How to Calculate the Federal & State Taxes That Have Been Withheld From Your Salary

by Linda Richard, studioD

Federal and state governments expect payment of income taxes as you earn the money. Employees complete Internal Revenue Service Form W-4 when starting employment, and this form determines required or involuntary payroll deductions for federal income taxes. Additionally, federal and state legislatures establish percentages for other deductions from your paycheck, including Social Security and state income taxes. You may also select voluntary deductions for insurance or retirement savings accounts. Calculate correct federal and state income taxes by using the same information your employer uses.

Check your pay stub or salary information to establish how often you get paid. Payment every two weeks is biweekly pay and creates 26 pay periods in a year. Payment twice a month, such as on the first and 15th, is semimonthly and gives you 24 pay periods in the year.

Refer to your most recent IRS Form W-4 for the number of allowances you claimed and any additional amounts you requested withheld from your paycheck.

Subtract any income from the biweekly or semimonthly total that qualifies for pretax deduction, such as an individual retirement account or flexible spending account, since this income doesn’t count in federal income tax calculations.

Review the tax tables in IRS Circular E starting about page 38 to determine your federal income tax withholding. For example, if you claim two allowances on your W-4 and are married, request no other withheld amounts, receive semimonthly payments and make $1,000 a pay period, your withholding for federal income tax is $36 in 2012.

Refer to your state income tax withholding tables to calculate any amounts withheld by your employer for your state taxes. State income tables are available from your state’s department of revenue. Seven states, including Texas and Alaska, have no state income tax.

Compare your calculations with your pay stub. Note that Social Security and Medicare payments are a percentage of your gross income each pay period. This may show as OASDI, or Old Age, Survivors and Disability Insurance, on your pay stub. Social Security tax is 4.2 percent and Medicare tax is 1.45 percent of your total income in 2012.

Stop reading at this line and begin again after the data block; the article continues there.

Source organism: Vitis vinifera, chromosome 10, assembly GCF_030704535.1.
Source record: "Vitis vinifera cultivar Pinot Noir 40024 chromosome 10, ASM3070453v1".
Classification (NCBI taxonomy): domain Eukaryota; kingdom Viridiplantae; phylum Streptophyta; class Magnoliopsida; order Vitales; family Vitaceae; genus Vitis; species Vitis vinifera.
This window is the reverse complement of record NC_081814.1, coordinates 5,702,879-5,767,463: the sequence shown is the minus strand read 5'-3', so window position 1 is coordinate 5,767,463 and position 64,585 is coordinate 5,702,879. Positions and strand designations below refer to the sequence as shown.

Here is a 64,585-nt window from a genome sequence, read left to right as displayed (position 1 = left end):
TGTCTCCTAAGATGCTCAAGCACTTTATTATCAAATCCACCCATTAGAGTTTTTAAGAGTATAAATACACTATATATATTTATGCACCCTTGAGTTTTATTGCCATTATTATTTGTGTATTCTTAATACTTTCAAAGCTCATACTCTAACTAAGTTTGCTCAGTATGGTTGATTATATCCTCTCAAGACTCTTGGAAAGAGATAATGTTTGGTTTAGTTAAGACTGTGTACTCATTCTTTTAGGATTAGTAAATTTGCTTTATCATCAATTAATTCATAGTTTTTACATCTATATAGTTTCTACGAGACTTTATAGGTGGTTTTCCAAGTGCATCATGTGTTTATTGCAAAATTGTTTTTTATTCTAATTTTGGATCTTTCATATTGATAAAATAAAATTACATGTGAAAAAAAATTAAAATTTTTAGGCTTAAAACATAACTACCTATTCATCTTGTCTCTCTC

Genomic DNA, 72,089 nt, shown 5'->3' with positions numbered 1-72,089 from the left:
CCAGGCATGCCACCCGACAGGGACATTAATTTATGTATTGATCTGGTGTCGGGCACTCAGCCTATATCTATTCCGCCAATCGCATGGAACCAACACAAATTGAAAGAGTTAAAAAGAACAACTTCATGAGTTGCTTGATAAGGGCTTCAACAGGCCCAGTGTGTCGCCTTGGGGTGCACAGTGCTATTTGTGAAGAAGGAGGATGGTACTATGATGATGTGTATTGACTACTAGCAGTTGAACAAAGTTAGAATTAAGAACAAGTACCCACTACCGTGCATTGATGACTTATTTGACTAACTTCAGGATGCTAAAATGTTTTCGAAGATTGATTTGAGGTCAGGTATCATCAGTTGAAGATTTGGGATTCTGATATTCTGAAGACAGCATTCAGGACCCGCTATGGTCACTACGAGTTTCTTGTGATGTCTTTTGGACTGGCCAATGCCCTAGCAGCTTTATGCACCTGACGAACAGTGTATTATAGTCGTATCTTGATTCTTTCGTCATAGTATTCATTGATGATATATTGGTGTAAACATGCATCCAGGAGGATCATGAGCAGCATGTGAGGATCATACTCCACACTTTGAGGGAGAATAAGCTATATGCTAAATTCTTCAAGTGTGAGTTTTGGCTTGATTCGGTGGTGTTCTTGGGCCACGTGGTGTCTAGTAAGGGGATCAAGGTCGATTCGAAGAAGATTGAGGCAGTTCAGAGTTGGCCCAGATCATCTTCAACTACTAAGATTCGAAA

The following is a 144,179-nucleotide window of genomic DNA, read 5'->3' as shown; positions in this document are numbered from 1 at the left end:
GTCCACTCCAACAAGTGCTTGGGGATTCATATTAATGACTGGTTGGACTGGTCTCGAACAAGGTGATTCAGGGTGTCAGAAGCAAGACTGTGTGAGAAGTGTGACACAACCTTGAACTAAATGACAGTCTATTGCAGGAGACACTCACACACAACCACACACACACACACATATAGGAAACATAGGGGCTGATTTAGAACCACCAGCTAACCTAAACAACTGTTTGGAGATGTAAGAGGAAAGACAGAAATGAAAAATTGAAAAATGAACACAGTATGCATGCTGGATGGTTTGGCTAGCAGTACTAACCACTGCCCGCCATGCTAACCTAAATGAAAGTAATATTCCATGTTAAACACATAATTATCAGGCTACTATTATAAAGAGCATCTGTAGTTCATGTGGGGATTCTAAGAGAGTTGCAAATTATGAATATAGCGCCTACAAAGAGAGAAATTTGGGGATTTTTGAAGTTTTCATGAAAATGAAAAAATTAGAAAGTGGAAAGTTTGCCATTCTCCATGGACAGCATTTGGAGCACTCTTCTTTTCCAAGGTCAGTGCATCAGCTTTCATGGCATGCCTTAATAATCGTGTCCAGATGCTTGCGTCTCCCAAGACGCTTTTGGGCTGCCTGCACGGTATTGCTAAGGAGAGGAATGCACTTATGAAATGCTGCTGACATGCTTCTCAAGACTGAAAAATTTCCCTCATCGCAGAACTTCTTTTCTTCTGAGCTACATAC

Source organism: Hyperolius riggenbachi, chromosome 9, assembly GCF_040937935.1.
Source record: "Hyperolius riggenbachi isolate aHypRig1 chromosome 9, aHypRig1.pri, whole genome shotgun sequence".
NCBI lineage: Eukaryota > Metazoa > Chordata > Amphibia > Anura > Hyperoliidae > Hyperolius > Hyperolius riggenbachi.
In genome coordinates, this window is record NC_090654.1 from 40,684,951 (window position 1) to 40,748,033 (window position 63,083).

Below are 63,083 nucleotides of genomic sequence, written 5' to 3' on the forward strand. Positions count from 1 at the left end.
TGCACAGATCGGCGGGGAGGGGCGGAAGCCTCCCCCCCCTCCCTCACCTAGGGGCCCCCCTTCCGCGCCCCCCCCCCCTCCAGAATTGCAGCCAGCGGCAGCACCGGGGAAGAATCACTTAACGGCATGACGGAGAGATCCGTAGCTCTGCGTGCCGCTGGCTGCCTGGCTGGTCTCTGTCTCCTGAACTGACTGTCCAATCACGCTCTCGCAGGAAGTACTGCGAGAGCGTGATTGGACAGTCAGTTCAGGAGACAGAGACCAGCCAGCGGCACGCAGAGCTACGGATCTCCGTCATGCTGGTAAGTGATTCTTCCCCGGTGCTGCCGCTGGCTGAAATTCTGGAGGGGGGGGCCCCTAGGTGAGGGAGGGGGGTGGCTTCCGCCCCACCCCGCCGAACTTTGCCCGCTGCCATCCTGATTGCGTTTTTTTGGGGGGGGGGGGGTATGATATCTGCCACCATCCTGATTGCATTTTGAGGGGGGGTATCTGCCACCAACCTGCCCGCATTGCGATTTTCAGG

• Social Security taxes a percentage of your total income up to $110,100 in 2012. Once that amount is taxed in the year, you don’t pay Social Security taxes again until the next year. The taxable income for Social Security goes up with the cost of living increase. Your employer calculates Medicare taxes on your total income with no ceiling.
  • The website has a calculator for estimating your federal tax withholding.
  • If your income varies each paycheck, multiply your hourly rate by the number of hours you work in a pay period. Use the IRS Circular E table for your employer’s payment
  • schedule and your W-4 information to determine your tax liability.


  • Some employers use a software program or percentage calculations from page 36 of Circular E, not the tax tables. If your withholding calculations aren't identical to those of your employer, the difference may be explained in the different processes used. Your Form 1040 income tax return reconciles what you paid with what you owe, correcting any differences in calculations.

Items you will need

  • Pay stub or salary information
  • Completed IRS Form W-4
  • Withholding tables for your state

About the Author

Linda Richard has been a legal writer and antiques appraiser for more than 25 years, and has been writing online for more than 12 years. Richard holds a bachelor's degree in English and business administration. She has operated a small business for more than 20 years. She and her husband enjoy remodeling old houses and are currently working on a 1970s home.

Photo Credits

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